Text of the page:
Digital technology, doomsday prophecies, and hyperbole seem to go hand-in-hand, especially on slow news days. While it’s unlikely the Internet will ever fail completely, the recent DNSChanger malware attack is a good opportunity to review your subscription or membership site’s emergency preparedness. After all, crashing is bad for for free sites, but it can be exponentially more damaging for paid sites, leading to cancellations and lost revenue.If you have a temporary outage due to malware, a vicious hack, server outage, or an electrical failure of some sort, here are some standard operating procedures you should have in place to deal:
- Make sure you have an active Twitter/FB account where people can get updates. And send a formal email (if you’re on a different system) to keep paying subscribers and free users informed. Not saying anything will just make the problem worse.
- Have pre-written copy and, if possible, an HTML page ready that can be matched to specific circumstances. It should also state how long you expect to take to be back up.
- Don’t spread your stress with your members. Humor helps.
Of course, your preparation shouldn’t just be after the problem starts, especially when it comes to hacks. Start preparing now by installing forensic security assessment software and by addressing possible weaknesses. Also, make sure separate departments, especially IT, legal and corporate communications, know who is responsible for handling what during an outage or breach. Also know the law — each state has different rules concerning what constitutes “personally identifiable information.”If server crashes happen frequently, you should re-evaluate your system and consider switching. When evaluating hosting services, consider the following:
- Your host should back-up your content every night on a second server located in a separate location than your main server. The reason you want them in two geographically distinct locations is so that if a natural disaster, like a hurricane or snowstorm, hits one server, the other should be unaffected.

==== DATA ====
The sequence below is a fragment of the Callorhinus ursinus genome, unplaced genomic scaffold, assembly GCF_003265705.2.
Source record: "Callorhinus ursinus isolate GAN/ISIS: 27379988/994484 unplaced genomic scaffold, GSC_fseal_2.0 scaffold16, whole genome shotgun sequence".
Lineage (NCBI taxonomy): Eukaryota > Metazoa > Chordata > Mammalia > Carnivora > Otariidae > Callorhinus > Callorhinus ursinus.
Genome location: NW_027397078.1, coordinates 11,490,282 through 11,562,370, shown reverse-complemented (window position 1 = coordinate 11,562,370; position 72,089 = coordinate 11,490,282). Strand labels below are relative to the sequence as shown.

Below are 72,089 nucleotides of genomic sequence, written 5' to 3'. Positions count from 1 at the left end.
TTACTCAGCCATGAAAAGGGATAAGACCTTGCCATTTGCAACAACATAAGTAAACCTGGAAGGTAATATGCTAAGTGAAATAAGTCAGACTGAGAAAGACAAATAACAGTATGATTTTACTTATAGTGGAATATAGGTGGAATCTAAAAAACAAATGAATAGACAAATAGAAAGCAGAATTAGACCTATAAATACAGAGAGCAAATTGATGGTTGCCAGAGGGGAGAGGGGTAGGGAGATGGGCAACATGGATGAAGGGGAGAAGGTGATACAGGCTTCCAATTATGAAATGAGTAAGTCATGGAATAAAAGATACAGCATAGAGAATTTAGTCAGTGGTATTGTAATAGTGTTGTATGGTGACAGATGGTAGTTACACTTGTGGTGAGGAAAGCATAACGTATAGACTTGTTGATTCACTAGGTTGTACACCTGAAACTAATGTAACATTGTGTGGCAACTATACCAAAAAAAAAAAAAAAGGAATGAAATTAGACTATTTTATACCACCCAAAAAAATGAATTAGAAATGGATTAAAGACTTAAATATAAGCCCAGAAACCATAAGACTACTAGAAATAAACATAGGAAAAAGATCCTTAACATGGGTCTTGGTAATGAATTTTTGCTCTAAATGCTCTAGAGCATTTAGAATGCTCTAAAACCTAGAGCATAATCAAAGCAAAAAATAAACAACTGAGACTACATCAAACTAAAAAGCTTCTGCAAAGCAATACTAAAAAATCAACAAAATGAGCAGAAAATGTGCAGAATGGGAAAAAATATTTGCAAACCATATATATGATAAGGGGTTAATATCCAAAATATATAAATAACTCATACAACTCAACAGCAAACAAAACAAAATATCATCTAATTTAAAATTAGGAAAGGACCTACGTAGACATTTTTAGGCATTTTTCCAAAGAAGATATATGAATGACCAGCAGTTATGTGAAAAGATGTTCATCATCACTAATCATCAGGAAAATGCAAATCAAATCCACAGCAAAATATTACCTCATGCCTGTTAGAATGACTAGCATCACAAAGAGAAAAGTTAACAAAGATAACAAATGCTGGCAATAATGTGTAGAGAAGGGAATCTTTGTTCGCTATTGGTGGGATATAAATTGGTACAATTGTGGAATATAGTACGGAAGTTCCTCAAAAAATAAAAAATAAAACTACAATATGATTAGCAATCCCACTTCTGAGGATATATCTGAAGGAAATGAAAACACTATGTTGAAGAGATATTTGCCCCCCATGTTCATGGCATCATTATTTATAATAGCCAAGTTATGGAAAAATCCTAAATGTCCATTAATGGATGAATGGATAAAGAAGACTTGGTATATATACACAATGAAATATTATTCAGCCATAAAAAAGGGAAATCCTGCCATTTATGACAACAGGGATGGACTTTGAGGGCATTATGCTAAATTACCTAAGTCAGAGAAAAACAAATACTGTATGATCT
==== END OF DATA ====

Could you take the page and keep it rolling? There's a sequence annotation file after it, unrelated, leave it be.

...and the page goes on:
- Your host should refund your money for anytime you’re down. As of now, only the very premium hosting services, like Rackspace, do this, but the more people ask, the more likely hosting service will consider offering this benefit.
- Avoid clouds, especially if you have a robust, data-heavy site (or at least, know the risks). They don’t offer the same protection or customer support as normal hosting services.
If you’re a news site, you should also be prepared for government take-downs in other countries, like Iran and China. While there’s not much you can do about this, you should be prepared to reach out to your subscribers via other media — like email, SMS, or Twitter — to alert them to the problem (you may also want to continue providing news through these media, but be careful and consult your legal department).Lastly, you should have a financial plan in place to determine if, when, and how much money you’re willing to refund if a subscriber can’t access your content — or if you’ll compensate in other ways, like a free month’s subscription. While the crash is not your fault and it’s not theirs, it’s also not fair to take money for a service a customer can’t access and that you can no longer provide.